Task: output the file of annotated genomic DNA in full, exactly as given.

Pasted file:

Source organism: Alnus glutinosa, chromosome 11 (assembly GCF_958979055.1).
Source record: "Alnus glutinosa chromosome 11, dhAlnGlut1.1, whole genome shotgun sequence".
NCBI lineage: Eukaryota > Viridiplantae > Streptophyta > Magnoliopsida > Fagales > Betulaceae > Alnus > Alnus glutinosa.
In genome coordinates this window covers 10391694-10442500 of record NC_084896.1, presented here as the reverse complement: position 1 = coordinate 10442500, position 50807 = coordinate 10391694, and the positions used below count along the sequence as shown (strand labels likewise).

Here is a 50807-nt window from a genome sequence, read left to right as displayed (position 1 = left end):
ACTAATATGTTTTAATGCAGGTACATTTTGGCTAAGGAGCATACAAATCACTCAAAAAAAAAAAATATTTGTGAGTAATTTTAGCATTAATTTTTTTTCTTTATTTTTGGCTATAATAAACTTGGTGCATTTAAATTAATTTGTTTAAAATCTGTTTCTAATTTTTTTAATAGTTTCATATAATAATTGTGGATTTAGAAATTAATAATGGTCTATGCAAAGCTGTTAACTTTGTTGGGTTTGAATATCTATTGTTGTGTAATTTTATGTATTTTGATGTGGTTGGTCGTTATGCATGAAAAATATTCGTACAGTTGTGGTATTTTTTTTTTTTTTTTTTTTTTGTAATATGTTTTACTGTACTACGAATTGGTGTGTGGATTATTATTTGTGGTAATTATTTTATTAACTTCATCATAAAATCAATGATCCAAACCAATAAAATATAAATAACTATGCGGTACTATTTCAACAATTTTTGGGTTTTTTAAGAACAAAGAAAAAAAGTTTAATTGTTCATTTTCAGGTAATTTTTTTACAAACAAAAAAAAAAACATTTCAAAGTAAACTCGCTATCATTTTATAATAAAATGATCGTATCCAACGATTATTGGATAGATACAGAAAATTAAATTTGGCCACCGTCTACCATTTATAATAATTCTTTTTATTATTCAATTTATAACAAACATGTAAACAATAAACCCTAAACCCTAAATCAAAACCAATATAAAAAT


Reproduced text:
Source organism: Alnus glutinosa, chromosome 11 (assembly GCF_958979055.1).
Source record: "Alnus glutinosa chromosome 11, dhAlnGlut1.1, whole genome shotgun sequence".
NCBI lineage: Eukaryota > Viridiplantae > Streptophyta > Magnoliopsida > Fagales > Betulaceae > Alnus > Alnus glutinosa.
In genome coordinates this window covers 10391694-10442500 of record NC_084896.1, presented here as the reverse complement: position 1 = coordinate 10442500, position 50807 = coordinate 10391694, and the positions used below count along the sequence as shown (strand labels likewise).

Here is a 50807-nt window from a genome sequence, read left to right as displayed (position 1 = left end):
ACTAATATGTTTTAATGCAGGTACATTTTGGCTAAGGAGCATACAAATCACTCAAAAAAAAAAAATATTTGTGAGTAATTTTAGCATTAATTTTTTTTCTTTATTTTTGGCTATAATAAACTTGGTGCATTTAAATTAATTTGTTTAAAATCTGTTTCTAATTTTTTTAATAGTTTCATATAATAATTGTGGATTTAGAAATTAATAATGGTCTATGCAAAGCTGTTAACTTTGTTGGGTTTGAATATCTATTGTTGTGTAATTTTATGTATTTTGATGTGGTTGGTCGTTATGCATGAAAAATATTCGTACAGTTGTGGTATTTTTTTTTTTTTTTTTTTTTTGTAATATGTTTTACTGTACTACGAATTGGTGTGTGGATTATTATTTGTGGTAATTATTTTATTAACTTCATCATAAAATCAATGATCCAAACCAATAAAATATAAATAACTATGCGGTACTATTTCAACAATTTTTGGGTTTTTTAAGAACAAAGAAAAAAAGTTTAATTGTTCATTTTCAGGTAATTTTTTTACAAACAAAAAAAAAAACATTTCAAAGTAAACTCGCTATCATTTTATAATAAAATGATCGTATCCAACGATTATTGGATAGATACAGAAAATTAAATTTGGCCACCGTCTACCATTTATAATAATTCTTTTTATTATTCAATTTATAACAAACATGTAAACAATAAACCCTAAACCCTAAATCAAAACCAATATAAAAAT